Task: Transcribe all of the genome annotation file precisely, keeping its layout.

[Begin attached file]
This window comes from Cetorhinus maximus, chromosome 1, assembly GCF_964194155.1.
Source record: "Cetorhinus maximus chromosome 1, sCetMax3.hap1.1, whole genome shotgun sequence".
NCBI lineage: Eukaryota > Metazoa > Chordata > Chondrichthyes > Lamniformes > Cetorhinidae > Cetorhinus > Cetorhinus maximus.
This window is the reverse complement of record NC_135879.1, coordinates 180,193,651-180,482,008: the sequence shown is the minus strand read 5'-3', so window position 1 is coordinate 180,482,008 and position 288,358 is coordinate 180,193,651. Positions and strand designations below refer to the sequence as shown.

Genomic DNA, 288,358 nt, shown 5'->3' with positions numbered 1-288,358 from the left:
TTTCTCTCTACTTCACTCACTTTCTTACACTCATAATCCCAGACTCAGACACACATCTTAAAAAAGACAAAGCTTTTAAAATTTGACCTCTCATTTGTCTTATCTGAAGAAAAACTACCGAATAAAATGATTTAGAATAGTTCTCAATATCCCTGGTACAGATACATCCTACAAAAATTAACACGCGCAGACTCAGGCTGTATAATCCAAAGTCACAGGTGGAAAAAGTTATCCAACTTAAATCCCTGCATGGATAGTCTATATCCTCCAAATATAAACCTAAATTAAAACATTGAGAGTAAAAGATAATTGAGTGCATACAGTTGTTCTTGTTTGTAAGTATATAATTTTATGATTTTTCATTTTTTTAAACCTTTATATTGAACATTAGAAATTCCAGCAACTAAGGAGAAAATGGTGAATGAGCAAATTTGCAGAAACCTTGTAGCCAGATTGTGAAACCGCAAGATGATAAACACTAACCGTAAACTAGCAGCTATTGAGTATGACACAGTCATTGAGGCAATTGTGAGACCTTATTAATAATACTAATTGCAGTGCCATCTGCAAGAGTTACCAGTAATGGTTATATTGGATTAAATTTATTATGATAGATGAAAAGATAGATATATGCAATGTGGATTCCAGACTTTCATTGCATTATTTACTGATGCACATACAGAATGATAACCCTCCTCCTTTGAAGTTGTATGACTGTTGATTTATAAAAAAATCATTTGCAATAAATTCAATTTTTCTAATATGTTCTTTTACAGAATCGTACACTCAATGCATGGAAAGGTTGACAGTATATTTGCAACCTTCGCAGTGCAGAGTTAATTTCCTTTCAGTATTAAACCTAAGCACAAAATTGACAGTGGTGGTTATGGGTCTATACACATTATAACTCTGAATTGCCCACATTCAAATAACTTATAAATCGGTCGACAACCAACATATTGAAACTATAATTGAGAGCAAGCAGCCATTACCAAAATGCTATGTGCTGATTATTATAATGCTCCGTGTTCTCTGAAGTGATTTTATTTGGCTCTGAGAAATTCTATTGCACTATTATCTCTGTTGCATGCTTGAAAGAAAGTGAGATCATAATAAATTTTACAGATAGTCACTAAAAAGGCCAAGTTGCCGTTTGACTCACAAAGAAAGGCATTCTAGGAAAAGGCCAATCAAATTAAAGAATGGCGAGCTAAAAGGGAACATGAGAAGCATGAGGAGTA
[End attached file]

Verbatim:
This window comes from Cetorhinus maximus, chromosome 1, assembly GCF_964194155.1.
Source record: "Cetorhinus maximus chromosome 1, sCetMax3.hap1.1, whole genome shotgun sequence".
NCBI lineage: Eukaryota > Metazoa > Chordata > Chondrichthyes > Lamniformes > Cetorhinidae > Cetorhinus > Cetorhinus maximus.
This window is the reverse complement of record NC_135879.1, coordinates 180,193,651-180,482,008: the sequence shown is the minus strand read 5'-3', so window position 1 is coordinate 180,482,008 and position 288,358 is coordinate 180,193,651. Positions and strand designations below refer to the sequence as shown.

Genomic DNA, 288,358 nt, shown 5'->3' with positions numbered 1-288,358 from the left:
TTTCTCTCTACTTCACTCACTTTCTTACACTCATAATCCCAGACTCAGACACACATCTTAAAAAAGACAAAGCTTTTAAAATTTGACCTCTCATTTGTCTTATCTGAAGAAAAACTACCGAATAAAATGATTTAGAATAGTTCTCAATATCCCTGGTACAGATACATCCTACAAAAATTAACACGCGCAGACTCAGGCTGTATAATCCAAAGTCACAGGTGGAAAAAGTTATCCAACTTAAATCCCTGCATGGATAGTCTATATCCTCCAAATATAAACCTAAATTAAAACATTGAGAGTAAAAGATAATTGAGTGCATACAGTTGTTCTTGTTTGTAAGTATATAATTTTATGATTTTTCATTTTTTTAAACCTTTATATTGAACATTAGAAATTCCAGCAACTAAGGAGAAAATGGTGAATGAGCAAATTTGCAGAAACCTTGTAGCCAGATTGTGAAACCGCAAGATGATAAACACTAACCGTAAACTAGCAGCTATTGAGTATGACACAGTCATTGAGGCAATTGTGAGACCTTATTAATAATACTAATTGCAGTGCCATCTGCAAGAGTTACCAGTAATGGTTATATTGGATTAAATTTATTATGATAGATGAAAAGATAGATATATGCAATGTGGATTCCAGACTTTCATTGCATTATTTACTGATGCACATACAGAATGATAACCCTCCTCCTTTGAAGTTGTATGACTGTTGATTTATAAAAAAATCATTTGCAATAAATTCAATTTTTCTAATATGTTCTTTTACAGAATCGTACACTCAATGCATGGAAAGGTTGACAGTATATTTGCAACCTTCGCAGTGCAGAGTTAATTTCCTTTCAGTATTAAACCTAAGCACAAAATTGACAGTGGTGGTTATGGGTCTATACACATTATAACTCTGAATTGCCCACATTCAAATAACTTATAAATCGGTCGACAACCAACATATTGAAACTATAATTGAGAGCAAGCAGCCATTACCAAAATGCTATGTGCTGATTATTATAATGCTCCGTGTTCTCTGAAGTGATTTTATTTGGCTCTGAGAAATTCTATTGCACTATTATCTCTGTTGCATGCTTGAAAGAAAGTGAGATCATAATAAATTTTACAGATAGTCACTAAAAAGGCCAAGTTGCCGTTTGACTCACAAAGAAAGGCATTCTAGGAAAAGGCCAATCAAATTAAAGAATGGCGAGCTAAAAGGGAACATGAGAAGCATGAGGAGTA